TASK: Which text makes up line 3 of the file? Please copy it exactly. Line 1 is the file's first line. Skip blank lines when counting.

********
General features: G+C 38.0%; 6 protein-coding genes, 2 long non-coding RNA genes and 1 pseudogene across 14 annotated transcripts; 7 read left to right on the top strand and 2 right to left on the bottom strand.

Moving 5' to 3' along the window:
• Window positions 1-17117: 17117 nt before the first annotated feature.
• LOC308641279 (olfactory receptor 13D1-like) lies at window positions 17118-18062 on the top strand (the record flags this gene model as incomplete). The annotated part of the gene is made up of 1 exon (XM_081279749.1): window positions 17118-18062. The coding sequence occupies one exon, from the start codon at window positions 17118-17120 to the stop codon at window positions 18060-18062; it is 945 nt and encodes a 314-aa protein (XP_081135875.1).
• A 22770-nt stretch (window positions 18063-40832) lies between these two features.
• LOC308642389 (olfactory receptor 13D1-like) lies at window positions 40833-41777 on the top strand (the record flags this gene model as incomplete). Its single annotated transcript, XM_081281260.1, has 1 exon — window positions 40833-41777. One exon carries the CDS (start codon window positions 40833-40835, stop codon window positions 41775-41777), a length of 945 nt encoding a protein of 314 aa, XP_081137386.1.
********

• Window positions 1-17117: 17117 nt before the first annotated feature.